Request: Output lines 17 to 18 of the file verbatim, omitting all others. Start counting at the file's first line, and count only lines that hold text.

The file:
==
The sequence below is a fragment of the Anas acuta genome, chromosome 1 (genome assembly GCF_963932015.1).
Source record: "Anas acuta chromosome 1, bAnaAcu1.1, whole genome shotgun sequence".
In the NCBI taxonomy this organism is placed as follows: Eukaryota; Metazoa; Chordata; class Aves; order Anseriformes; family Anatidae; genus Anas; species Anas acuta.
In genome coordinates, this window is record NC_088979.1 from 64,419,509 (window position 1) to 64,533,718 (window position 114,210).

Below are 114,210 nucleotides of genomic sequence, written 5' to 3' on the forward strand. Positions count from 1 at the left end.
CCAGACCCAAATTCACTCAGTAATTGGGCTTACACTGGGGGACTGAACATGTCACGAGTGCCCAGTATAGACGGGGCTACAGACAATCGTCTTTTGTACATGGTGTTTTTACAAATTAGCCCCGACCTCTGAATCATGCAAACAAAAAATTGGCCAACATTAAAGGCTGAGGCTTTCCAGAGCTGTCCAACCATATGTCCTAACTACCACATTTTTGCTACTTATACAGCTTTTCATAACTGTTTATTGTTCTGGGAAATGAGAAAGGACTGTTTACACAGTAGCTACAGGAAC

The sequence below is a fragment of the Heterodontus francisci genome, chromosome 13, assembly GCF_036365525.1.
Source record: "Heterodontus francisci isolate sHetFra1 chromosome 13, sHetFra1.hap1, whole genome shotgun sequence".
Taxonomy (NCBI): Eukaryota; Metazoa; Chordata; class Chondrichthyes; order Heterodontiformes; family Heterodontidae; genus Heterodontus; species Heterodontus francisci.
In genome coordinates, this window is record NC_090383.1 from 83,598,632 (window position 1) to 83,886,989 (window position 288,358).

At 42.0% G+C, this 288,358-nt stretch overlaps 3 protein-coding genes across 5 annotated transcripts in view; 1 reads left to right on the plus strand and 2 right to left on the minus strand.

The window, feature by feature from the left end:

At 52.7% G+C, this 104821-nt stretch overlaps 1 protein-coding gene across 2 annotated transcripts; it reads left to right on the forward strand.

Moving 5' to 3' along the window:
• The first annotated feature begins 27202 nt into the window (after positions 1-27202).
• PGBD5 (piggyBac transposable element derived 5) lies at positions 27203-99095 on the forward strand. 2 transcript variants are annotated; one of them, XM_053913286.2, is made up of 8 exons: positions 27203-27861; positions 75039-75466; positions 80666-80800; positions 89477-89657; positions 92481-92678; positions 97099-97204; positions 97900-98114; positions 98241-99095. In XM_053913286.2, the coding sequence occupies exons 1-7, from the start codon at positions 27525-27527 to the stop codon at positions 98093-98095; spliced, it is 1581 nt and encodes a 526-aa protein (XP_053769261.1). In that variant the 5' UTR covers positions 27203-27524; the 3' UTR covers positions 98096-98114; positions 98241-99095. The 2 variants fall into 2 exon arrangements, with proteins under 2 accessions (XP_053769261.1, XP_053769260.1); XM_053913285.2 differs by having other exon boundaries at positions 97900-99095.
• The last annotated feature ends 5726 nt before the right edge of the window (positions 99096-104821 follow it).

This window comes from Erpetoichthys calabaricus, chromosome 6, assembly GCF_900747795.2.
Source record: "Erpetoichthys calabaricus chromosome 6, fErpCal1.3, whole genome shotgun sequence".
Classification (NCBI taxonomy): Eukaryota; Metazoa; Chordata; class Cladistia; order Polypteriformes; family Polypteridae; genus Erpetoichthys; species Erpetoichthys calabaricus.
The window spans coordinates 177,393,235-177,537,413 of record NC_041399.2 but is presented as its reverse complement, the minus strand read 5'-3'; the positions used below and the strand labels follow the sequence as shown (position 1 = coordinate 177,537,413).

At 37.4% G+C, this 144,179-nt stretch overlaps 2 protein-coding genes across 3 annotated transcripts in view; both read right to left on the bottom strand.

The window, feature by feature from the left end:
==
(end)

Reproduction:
• The last annotated feature ends 5726 nt before the right edge of the window (positions 99096-104821 follow it).

This window comes from Erpetoichthys calabaricus, chromosome 6, assembly GCF_900747795.2.